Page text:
An annotated map shows how many churches have been destroyed in France over the last four years.
The map is not just of “destroyed” churches; it shows many types of incident including vandalism, fires, violence, and theft that has occurred in or around churches, as well as attacks on priests, and other incidents the maps’ creators deem as religiously motivated.
A post on Facebook claims that a heavily annotated map of France shows how many churches have been “destroyed” there in the last four years. It has had over 1,700 shares.
The pins on the map don’t just show churches that were “destroyed”; they also include vandalism incidents, like graffiti, as well as theft, violent incidents at churches and religious buildings, plus incidents where priests were attacked or threatened.
The map was created by a website which says it collates incidents of what it deems to be “Christianophobia” in France and the rest of the world. Not all of the incidents took place in churches—some were fires in church halls, car parks or nativities, for example. From what we can see, the map shows incidents since December 2016. The map doesn’t include the recent fire at Notre-Dame, and the Paris public prosecutor has said nothing indicates that fire was started deliberately.
The pins in the map are mostly backed up by reporting of the named incidents from local or national media outlets at the time.
The incidents include fires that destroyed parts of churches, some of which were suspected arson, a fire in the car park of a church, and a nativity scene in a Christmas market that had been burnt down. It’s not clear how many of the incidents were accidental and how many were suspected arson.
Other things marked on the map include people getting attacked in churches, and various incidents the website deems religiously motivated, for example, an incident where an elderly man out Christmas shopping in Paris was assaulted and called an “infidel”.
Another incident marked on the map was sent in by a reader who had taken pictures of what they said was LGBT rights protestors, with a sign saying: “Jesus had two dads and one surrogate mother”. Another was a report of a “pagan ballet” dance performance due to take place in a church that hadn’t been deconsecrated.
There were just under 1,000 recorded acts of defacement of Christian buildings and cemeteries in France in 2018
The French Ministry of the Interior said earlier this year that there had been just over 1,000 anti-Christian acts recorded in France in 2018, which is slightly down from 2017.
French factcheckers CheckNews reported that the Ministry of the Interior said just under a thousand of these were acts of defacement, compared to around 100 violent acts. Of the acts of defacement, two-thirds to three quarters (so roughly between 600 and 800) were to do with religious buildings, with the rest related to cemeteries.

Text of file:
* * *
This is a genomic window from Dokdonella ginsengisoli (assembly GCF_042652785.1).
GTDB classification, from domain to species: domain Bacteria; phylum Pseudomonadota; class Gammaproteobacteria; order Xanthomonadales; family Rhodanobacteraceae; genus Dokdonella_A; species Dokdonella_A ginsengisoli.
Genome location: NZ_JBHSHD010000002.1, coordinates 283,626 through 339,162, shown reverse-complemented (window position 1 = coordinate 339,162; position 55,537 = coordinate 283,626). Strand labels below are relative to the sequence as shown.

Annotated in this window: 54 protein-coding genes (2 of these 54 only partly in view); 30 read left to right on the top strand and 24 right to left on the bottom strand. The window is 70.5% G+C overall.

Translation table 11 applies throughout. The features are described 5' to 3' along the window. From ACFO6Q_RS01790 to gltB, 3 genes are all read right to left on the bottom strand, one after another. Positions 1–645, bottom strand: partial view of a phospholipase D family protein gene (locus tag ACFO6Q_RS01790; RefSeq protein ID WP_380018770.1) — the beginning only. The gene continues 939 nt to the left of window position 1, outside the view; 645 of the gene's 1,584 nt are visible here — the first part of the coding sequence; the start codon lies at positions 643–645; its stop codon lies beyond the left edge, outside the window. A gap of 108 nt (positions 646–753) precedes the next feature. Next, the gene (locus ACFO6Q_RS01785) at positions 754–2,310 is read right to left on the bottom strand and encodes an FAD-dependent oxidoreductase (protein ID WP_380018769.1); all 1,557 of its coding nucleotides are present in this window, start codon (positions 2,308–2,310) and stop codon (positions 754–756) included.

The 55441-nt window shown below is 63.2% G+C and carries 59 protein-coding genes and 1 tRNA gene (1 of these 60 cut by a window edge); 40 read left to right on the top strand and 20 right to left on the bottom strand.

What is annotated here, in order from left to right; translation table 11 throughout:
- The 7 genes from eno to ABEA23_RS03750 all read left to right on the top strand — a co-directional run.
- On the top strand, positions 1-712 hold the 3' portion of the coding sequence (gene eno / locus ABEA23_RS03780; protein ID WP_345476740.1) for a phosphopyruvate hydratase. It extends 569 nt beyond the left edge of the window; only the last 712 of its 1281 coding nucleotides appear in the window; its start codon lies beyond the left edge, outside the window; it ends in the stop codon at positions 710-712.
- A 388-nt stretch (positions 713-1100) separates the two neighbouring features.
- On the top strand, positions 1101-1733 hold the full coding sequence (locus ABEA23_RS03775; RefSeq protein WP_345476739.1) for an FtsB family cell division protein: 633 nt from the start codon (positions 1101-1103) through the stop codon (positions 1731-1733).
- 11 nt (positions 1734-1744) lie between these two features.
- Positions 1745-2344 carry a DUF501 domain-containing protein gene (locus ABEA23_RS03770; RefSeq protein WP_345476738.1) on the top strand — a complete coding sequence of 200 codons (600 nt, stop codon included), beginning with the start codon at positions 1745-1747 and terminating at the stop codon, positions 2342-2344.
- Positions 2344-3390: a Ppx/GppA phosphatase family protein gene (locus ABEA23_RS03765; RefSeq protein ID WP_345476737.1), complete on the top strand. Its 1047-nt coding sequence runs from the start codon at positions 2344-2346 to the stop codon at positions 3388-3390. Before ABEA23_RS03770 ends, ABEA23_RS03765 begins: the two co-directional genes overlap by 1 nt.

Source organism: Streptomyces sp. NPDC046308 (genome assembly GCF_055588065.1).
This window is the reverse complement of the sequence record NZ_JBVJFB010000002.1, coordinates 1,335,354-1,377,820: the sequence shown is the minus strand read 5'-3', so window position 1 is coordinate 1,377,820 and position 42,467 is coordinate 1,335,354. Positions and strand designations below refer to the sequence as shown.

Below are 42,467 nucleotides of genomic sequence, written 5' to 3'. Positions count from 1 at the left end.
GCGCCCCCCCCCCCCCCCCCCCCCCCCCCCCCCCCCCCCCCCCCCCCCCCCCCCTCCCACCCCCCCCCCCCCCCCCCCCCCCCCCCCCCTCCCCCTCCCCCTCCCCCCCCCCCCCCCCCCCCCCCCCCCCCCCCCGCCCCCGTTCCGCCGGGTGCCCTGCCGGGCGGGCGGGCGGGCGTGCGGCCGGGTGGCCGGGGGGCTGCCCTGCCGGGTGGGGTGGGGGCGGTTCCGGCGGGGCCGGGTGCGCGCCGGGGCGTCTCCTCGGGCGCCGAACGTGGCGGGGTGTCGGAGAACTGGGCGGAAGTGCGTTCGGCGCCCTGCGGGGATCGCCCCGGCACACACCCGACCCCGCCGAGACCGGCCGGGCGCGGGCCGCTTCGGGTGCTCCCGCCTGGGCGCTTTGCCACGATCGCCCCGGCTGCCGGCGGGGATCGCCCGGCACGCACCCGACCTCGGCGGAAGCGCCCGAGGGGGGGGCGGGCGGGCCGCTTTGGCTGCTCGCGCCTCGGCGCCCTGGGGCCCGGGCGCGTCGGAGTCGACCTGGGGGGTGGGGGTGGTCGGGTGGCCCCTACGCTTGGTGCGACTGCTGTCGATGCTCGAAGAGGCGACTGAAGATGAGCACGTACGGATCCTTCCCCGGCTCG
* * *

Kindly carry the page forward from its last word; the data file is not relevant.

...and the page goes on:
The ministry said there were 878 attacks on Christian buildings and cemeteries, including 252 in cemeteries, and 626 on places of worship in 2017.
This article is part of our work factchecking potentially false pictures, videos and stories on Facebook. You can read more about this—and find out how to report Facebook content—here. For the purposes of that scheme, we’ve rated this claim as a mixture because the claim is misleading.
The integrity of our elections is in danger, and we need your help
You’re probably here looking for facts. Thank you for that trust. But with the EU parliament elections on the way and more elections a possibility, we need to act now to make sure our elections are protected, before it’s too late.
Could you help protect our elections by becoming a Full Fact donor?
Misinformation isn’t new, but advancements in technology mean it can spread at an unprecedented scale. Our dangerously outdated election laws have not kept up with the digital age, putting our next elections at risk of abuse.
Currently, it’s possible for a candidate to run a thousand different political ads to win the same seat, promising something different to each group it targets. At the same time, there’s no law requiring those who publish online campaigns to disclose who they are or how they are funded. The opportunity for bad actors to manipulate election results is left wide open.
You may already know about our work to make public debate online more honest and transparent. Every day, we call out the most harmful misinformation on social media platforms when and where we see it. But right now, we’re urging the government to overhaul our election laws to make sure political campaigning is held to the same level of scrutiny online as it is offline.
This work all depends on the generosity of hundreds of people who all believe that for democracy to work, we need transparency. Our monthly donors help strengthen our voice, and show our politicians that this really matters. Would you consider joining them?
Become a donor today to make sure our elections are protected.